Road to stardom began in NJ for ‘renaissance man’ Towns

Written By kom nampuldu on Rabu, 01 April 2015 | 18.18

There is his future as a multi-millionaire. His status as the best player on 38-0 Kentucky. His dominant two way-skills that could make him the No. 1 pick in June's NBA draft.

But Karl-Anthony Towns, the basketball player, is a distant second to Karl-Anthony Towns the person.

Karl-Anthony Towns the person is a beloved and immensely talented 19-year-old from Piscataway, N.J. and St. Joseph's of Metuchen who would rather dive into a good book than go out partying, who refuses to talk about himself unless forced, who would make baked goods for his teachers, who spent his free Saturdays prior to college volunteering with his girlfriend on behalf of the charitable organization Parents of Autistic Children, who served on the student council, who is far from the typical prospect who lives and breathes basketball, who is an avid golfer and pianist.

"We're talking about a very special kid," said Ed Bright, his AAU coach with Sports U. "He's a Renaissance man."

Ask for a story about this strapping 7-footer and you get three — tales about his unselfishness on and off the court, of his reluctance to be the star until he was an upperclassman, of his love for his family, of his decision to finish high school in three years while maintaining a 4.2 grade-point average while leading St. Joe's to its first Tournament of Champions crown.

"He's the student you hope everybody grows up to be," St. Joe's guidance counselor Kelly Schnier said.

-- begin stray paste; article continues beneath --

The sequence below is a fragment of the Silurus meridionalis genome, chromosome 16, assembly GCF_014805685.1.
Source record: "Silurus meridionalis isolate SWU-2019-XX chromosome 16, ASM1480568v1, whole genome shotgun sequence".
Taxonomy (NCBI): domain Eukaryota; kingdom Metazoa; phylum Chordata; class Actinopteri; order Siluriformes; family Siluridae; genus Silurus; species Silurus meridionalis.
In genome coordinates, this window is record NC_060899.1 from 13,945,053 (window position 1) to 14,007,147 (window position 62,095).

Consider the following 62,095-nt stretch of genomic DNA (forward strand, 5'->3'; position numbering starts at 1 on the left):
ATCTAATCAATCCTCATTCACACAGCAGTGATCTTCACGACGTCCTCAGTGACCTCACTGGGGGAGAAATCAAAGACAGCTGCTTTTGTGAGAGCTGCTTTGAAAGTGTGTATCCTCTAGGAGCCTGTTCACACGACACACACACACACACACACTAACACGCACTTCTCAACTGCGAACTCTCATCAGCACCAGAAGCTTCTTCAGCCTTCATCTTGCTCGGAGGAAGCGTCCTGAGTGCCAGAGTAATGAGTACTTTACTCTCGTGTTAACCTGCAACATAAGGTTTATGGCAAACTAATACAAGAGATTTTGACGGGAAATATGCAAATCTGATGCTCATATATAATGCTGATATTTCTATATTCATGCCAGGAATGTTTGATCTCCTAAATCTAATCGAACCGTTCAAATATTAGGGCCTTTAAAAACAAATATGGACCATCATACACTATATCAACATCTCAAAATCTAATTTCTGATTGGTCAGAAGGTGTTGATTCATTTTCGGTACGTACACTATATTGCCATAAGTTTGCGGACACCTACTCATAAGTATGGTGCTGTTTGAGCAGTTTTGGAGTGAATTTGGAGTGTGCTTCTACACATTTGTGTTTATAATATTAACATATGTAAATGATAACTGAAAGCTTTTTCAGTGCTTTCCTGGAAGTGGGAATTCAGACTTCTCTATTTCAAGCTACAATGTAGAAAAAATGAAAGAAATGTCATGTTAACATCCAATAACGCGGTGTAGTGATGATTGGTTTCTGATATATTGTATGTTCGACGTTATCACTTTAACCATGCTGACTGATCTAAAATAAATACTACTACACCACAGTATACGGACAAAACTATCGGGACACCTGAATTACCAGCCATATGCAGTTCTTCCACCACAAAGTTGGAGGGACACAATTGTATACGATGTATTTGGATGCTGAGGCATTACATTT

It starts with his parents, Karl Sr. and Jacqueline. Their four children were raised to be well-rounded. From a young age they demanded two hours of reading or studying, anything to advance their children's minds. Karl-Anthony had to maintain an A average in high school or he couldn't play sports. It never was tested.

Karl-Anthony, of course, is known for his ability with a basketball, for leading St. Joe's to three state titles in as many years — three more than the school had before his arrival — for being named to the McDonald's All-American Game and winning Gatorade National Player of the Year honors after averaging 20.9 points, 13.4 rebounds and 6.2 blocked shots as a senior, for his brilliant Elite Eight performance, when he carried Kentucky to a come-from-behind win with a sterling 25-point game, and his stellar freshman year on at team that could go down as one of the greatest of all time. He was a personal winning streak of 48 games, 38 with the top-ranked Wildcats this season after winning his final 10 high school games.